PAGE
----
A huge risk…
Does anyone ever wonder, or even cast a thought, about making a good job well done…right to the very end? I speak of silage bale wrapping, where, in my experience, all too often a quality job is put at risk because of a lack of fore-thought or after care in the long and expensive process of making valuable winter fodder. Read more
Alright, I am not finger pointing at everyone in this business, but it does seem, quite often, that the responsibility for wrapping bales is given to those who, perhaps, have less experience or lack of awareness of how easily a good job, if not done correctly, can turn out bad. It may be summer-time hired help, a student or maybe a spouse, even the farmer or contract business owner has been known to ‘fall at the last hurdle’.
Apart from the obvious considerations of handling a wrapped bale, where any film puncture will compromise the valuable forage with air ingress to spoil the fermenting grass, I want to draw people’s attention to an easily over-looked, frequently mis-understood, yet easily avoidable situation…of insufficient film layers on parts of the bale. This huge risk is so very easily missed by using black film.
Unlike our friends in Europe, who prefer white or light green, which allows an easy recognition of the over-lay of the film as a result of the lighter colours’ relative transparency, those still intent on using black film are blind to the accuracy of film application to the bale. After all, once the bale is covered in one layer of black film, how can you possibly tell how much film is on it and how accurate the over-lap pattern of each successive film application actually is? You can not!
Look at the pictures below, to give a quick understanding of what I am talking about. All the bales were made from the same baler and wrapped with the same turntable wrapper, with no alteration of settings. The black bales look to be well wrapped….as they would when you cannot see the accuracy of the over-lap. The corresponding bales wrapped in light green easily show areas of the bale which have suffered from poor film over-lap, the darker areas, where the crop is more visible through the few film layers in this place, rendering a ‘thinner skin’ of film on the bale in these places.
This is most likely a result of one too few rotations of the bale when wrapping, by mis-calculating the correct number of bale rotations required in the first instance.
To ensure the bale is fully covered, it is best practice to count how many turns of the bale are needed to fully cover it with film, so no crop shows anywhere; then ADD one more turn. This now ensures that the entire bale is covered with 2 layers of film (each film application over-lapping the previous by at least 50% of its width as it is applied). On a 1.2m diameter bale this is usually 7 turns to cover the crop and ADD one = 8 turns for 2 layers coverage. To achieve coverage of 4 layers this number is doubled, so 16 turns = 4 layers coverage and for 6 layer coverage it is multiplied by 3, so 24 turns of the bale = 6 layer film cover. These numbers relate to a single roll turntable wrapper and the principle also applies to twin-roll satellite machines, where four revolutions of each satellite equate to 8 turns of the bale on the single roll machine.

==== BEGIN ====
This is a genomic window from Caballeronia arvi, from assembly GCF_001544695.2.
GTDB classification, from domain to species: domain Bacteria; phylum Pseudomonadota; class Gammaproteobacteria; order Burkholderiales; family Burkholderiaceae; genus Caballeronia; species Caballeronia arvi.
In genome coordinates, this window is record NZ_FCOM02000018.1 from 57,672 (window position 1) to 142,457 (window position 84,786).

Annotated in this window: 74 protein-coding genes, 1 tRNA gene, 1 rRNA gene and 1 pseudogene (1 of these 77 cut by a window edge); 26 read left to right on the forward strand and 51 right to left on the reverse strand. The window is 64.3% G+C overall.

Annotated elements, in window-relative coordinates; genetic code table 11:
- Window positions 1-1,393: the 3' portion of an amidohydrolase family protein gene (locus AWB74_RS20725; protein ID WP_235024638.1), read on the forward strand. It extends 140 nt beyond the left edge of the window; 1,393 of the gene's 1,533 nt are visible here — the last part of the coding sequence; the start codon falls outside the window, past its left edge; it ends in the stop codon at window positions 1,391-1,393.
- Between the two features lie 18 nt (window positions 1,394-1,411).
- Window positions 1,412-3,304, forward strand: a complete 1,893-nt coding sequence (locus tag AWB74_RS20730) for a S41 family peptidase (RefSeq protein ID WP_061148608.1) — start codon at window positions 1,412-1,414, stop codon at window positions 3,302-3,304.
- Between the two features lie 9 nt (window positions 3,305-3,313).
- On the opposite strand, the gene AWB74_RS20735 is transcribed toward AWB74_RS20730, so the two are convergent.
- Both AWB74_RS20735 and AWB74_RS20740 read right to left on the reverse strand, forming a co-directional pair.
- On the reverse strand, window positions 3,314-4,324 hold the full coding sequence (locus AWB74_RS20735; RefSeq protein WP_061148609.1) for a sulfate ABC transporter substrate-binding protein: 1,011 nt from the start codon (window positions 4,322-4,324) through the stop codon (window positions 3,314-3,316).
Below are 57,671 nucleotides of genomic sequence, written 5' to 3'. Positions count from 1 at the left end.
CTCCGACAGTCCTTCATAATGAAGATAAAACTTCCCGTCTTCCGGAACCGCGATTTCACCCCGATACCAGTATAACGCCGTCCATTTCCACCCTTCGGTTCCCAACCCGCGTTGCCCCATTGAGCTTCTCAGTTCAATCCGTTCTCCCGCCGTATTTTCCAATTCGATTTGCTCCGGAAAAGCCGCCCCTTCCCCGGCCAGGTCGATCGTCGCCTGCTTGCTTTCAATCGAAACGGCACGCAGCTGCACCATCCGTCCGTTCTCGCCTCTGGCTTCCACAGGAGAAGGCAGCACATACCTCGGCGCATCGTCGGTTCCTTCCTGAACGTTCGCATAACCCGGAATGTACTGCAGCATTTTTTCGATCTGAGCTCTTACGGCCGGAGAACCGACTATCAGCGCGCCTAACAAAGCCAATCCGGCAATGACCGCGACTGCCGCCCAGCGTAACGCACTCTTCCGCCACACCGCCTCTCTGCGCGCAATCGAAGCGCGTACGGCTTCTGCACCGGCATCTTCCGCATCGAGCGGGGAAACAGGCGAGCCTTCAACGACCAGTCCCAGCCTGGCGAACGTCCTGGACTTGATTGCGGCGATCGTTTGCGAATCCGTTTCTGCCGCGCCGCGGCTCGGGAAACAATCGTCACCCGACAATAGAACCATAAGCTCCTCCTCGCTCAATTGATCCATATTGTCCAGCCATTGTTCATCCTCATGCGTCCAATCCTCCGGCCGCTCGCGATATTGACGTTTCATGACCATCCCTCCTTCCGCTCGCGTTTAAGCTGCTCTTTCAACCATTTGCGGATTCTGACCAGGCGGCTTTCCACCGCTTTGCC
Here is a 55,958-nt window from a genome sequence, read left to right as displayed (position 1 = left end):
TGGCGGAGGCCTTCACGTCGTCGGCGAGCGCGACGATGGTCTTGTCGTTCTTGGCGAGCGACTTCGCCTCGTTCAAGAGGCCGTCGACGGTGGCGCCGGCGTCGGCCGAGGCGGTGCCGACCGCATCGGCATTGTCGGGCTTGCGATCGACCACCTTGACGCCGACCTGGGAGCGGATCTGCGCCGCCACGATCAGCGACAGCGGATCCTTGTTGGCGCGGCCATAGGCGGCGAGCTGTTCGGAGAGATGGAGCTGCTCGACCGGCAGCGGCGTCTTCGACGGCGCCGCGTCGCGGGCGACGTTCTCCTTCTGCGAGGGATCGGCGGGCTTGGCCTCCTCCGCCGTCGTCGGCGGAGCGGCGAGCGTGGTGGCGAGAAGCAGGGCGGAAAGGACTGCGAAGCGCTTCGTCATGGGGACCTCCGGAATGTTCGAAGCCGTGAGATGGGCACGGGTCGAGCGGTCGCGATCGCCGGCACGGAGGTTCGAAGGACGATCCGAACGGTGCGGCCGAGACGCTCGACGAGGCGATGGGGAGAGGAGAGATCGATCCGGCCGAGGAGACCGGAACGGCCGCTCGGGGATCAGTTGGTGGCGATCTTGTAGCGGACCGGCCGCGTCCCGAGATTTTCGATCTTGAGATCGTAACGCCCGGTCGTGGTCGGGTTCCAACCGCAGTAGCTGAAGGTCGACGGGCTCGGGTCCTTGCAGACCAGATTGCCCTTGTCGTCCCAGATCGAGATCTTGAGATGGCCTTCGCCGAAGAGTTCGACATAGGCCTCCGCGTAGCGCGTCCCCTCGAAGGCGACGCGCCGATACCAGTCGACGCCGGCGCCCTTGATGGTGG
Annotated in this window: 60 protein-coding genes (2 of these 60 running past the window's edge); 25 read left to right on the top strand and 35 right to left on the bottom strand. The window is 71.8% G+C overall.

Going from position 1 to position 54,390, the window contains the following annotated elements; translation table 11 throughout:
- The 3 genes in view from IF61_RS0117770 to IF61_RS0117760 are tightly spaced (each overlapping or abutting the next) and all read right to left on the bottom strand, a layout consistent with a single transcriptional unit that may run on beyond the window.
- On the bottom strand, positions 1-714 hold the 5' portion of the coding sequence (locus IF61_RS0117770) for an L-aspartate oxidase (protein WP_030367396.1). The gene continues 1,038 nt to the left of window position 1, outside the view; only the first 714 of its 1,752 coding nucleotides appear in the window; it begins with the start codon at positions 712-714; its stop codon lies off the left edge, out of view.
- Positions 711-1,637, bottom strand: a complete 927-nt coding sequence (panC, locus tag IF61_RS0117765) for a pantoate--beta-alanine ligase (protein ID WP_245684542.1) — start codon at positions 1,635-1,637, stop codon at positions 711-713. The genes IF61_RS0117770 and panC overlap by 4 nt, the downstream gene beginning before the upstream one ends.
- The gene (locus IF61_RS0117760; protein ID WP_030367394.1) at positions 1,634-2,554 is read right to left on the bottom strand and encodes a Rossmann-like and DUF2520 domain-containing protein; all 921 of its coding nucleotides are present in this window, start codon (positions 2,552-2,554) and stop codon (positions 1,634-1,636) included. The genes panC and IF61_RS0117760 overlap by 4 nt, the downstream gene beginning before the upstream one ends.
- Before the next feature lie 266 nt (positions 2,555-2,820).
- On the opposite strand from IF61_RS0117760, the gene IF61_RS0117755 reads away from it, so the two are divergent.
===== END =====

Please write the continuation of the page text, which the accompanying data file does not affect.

However, one must be mindful that, with two rolls, there are two tails of film that, after being pulled together to be cut, are not at full width for half a bale turn at the start of the following bale wrap cycle and, at the end two tails that want to un-wind from a bale… so even greater reason to check things before diving headlong into 30 acres of silage bale wrapping!
The outcome of such a simple error can be hugely wasteful and expensive if, when opening bales for winter-feeding, the areas with less protection have suffered from serious spoilage…which is a very real risk.
There is a very simple way to check for sure that this is not happening, which involves a bit of mucking around but will allow you to rest assured all is well.
When wrapping, take the second or third wrapped bale (not the first as film application is never fully accurate for the first bale) and, after it is ejected from the wrapper, turn it on its end and cut around the base of the bale and lift the film ‘skin’ off. Then, simply climb inside the bale skin (which will be clean as it is a newly wrapped bale) and, after pulling the edges down to eliminate the daylight, it becomes very easy to see any parts of the bale that do not have enough film coverage…as the picture below clearly shows…
Good luck and successful wrapping!